The reprogramming of function generators 101-102 is controlled by circuitry (not shown) located outside of CLB 100, typically by other CLBs of the FPGA. This circuitry determines when the function generators 101-102 are to provide different output functions and then initiates the reprogramming. The reprogramming of function generators 101-102 is performed as previously described. That is, the function generators are reconfigured from the ROM look up table configuration to the user RAM configuration, data values representative of the new function are written to the latches of the user RAM, and the function generators are reconfigured from the user RAM configuration to the ROM look up table configuration, thereby loading the data values representative of the new function in the ROM look up table. In the foregoing manner, function generators 101-102 are able to implement more complex logic functions. The cost of implementing these more complex logic functions is the additional time required to reconfigure the function generators 101-102 each time the function generators 101-102 are to perform different functions. Although the present invention has been described in connection with the implementation of a 4-to-1 multiplexer, it is understood that other logic functions can be implemented by function generators 101-102 in accordance with the principles of the present invention. For example, logic functions, such as multiplication by a constant which must be modified occasionally, can be implemented by reconfiguring the function generators in the various CLBs.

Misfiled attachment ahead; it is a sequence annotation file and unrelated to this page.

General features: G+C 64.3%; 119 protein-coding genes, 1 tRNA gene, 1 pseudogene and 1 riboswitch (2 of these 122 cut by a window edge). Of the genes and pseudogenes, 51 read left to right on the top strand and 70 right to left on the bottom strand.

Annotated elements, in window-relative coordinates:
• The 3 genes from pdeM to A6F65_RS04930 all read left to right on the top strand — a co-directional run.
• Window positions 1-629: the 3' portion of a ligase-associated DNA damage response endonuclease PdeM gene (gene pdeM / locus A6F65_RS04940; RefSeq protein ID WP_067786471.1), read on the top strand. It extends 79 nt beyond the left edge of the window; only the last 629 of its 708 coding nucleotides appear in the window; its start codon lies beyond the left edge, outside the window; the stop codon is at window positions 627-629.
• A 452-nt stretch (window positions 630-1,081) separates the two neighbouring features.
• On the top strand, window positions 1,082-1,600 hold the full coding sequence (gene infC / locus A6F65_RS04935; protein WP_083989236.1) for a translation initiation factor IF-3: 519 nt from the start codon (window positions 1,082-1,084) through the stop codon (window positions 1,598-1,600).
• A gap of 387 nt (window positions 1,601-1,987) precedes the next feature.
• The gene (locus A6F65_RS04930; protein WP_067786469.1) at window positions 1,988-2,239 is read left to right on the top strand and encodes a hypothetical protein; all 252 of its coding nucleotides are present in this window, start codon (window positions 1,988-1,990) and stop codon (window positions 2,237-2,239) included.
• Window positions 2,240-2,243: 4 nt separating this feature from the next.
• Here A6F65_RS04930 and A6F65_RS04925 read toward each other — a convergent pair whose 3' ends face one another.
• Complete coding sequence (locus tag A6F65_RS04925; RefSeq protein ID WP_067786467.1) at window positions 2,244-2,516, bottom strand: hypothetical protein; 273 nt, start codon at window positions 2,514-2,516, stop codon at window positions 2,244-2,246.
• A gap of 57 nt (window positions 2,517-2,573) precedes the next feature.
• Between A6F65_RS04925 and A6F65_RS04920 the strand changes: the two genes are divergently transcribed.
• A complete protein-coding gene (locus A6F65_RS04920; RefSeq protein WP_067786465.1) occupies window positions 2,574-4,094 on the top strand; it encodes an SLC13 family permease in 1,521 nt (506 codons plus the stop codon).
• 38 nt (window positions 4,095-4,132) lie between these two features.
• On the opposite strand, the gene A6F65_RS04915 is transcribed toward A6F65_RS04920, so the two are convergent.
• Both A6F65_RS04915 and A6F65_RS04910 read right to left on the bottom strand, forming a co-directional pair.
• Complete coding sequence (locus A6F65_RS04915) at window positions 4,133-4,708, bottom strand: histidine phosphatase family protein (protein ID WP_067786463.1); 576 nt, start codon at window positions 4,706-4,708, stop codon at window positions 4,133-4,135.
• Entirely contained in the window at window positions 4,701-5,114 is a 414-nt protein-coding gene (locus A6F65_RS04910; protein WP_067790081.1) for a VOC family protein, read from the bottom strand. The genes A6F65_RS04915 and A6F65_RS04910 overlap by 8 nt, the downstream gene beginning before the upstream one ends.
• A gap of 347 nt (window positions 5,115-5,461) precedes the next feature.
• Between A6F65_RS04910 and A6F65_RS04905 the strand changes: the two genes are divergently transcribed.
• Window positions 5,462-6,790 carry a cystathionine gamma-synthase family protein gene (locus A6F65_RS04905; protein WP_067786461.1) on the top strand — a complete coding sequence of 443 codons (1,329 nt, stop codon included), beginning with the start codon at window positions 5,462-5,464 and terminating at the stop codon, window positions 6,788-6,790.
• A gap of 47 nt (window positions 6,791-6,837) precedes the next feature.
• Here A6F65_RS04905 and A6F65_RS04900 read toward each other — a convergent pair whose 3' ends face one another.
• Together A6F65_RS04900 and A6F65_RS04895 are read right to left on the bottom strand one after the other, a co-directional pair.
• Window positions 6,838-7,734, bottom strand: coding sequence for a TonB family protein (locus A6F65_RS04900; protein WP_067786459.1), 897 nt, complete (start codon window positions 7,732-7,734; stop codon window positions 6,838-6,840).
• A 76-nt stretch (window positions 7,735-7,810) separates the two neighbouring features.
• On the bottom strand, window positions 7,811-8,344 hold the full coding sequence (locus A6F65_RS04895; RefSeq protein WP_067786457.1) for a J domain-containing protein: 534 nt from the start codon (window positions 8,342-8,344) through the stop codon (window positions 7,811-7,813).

When making changes to the configuration of an FPGA, one must be careful to conform with all design rules. Errors occurring during the reconfiguration of the programmable interconnect resources of the FPGA may result in more than one driver being coupled to the same interconnect resource. Such an error can cause excessive current to be drawn, thereby overheating and possibly destroying the FPGA. The present invention advantageously minimizes the possibility of this occurrence by limiting the reconfiguration changes to function generators 101 and 102. Changing the values stored by the function generators is a benign change which cannot result in a violation of the design rules of the FPGA.

Although the invention has been described in connection with several embodiments, it is understood that this invention is not limited to the embodiments disclosed, but is capable of various modifications which would be apparent to one of ordinary skill in the art. Thus, the invention is limited only by the following claims.

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Classifications
U.S. Classification326/39, 326/41
International ClassificationG06F17/50
Cooperative ClassificationG06F17/5054
European ClassificationG06F17/50D4